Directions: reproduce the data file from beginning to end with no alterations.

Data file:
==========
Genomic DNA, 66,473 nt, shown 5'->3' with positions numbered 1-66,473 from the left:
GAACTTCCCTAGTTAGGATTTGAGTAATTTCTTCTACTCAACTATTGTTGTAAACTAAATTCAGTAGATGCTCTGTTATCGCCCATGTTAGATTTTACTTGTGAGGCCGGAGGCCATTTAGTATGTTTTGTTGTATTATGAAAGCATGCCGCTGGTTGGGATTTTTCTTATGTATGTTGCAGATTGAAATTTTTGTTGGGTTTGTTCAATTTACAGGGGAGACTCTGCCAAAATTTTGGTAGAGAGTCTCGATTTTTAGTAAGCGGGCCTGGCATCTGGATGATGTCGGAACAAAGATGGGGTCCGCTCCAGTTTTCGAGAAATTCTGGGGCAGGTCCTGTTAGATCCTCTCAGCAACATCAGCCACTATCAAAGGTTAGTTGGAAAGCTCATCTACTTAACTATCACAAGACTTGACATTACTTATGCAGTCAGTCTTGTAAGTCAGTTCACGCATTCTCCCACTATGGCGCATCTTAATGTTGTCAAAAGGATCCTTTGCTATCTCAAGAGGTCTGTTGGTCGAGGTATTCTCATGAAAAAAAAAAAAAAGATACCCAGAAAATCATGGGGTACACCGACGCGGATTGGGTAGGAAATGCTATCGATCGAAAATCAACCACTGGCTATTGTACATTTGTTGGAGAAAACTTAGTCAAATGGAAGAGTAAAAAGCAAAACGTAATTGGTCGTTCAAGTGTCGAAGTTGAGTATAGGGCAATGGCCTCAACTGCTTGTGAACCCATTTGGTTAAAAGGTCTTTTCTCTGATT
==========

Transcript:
Genomic DNA, 66,473 nt, shown 5'->3' with positions numbered 1-66,473 from the left:
GAACTTCCCTAGTTAGGATTTGAGTAATTTCTTCTACTCAACTATTGTTGTAAACTAAATTCAGTAGATGCTCTGTTATCGCCCATGTTAGATTTTACTTGTGAGGCCGGAGGCCATTTAGTATGTTTTGTTGTATTATGAAAGCATGCCGCTGGTTGGGATTTTTCTTATGTATGTTGCAGATTGAAATTTTTGTTGGGTTTGTTCAATTTACAGGGGAGACTCTGCCAAAATTTTGGTAGAGAGTCTCGATTTTTAGTAAGCGGGCCTGGCATCTGGATGATGTCGGAACAAAGATGGGGTCCGCTCCAGTTTTCGAGAAATTCTGGGGCAGGTCCTGTTAGATCCTCTCAGCAACATCAGCCACTATCAAAGGTTAGTTGGAAAGCTCATCTACTTAACTATCACAAGACTTGACATTACTTATGCAGTCAGTCTTGTAAGTCAGTTCACGCATTCTCCCACTATGGCGCATCTTAATGTTGTCAAAAGGATCCTTTGCTATCTCAAGAGGTCTGTTGGTCGAGGTATTCTCATGAAAAAAAAAAAAAAGATACCCAGAAAATCATGGGGTACACCGACGCGGATTGGGTAGGAAATGCTATCGATCGAAAATCAACCACTGGCTATTGTACATTTGTTGGAGAAAACTTAGTCAAATGGAAGAGTAAAAAGCAAAACGTAATTGGTCGTTCAAGTGTCGAAGTTGAGTATAGGGCAATGGCCTCAACTGCTTGTGAACCCATTTGGTTAAAAGGTCTTTTCTCTGATT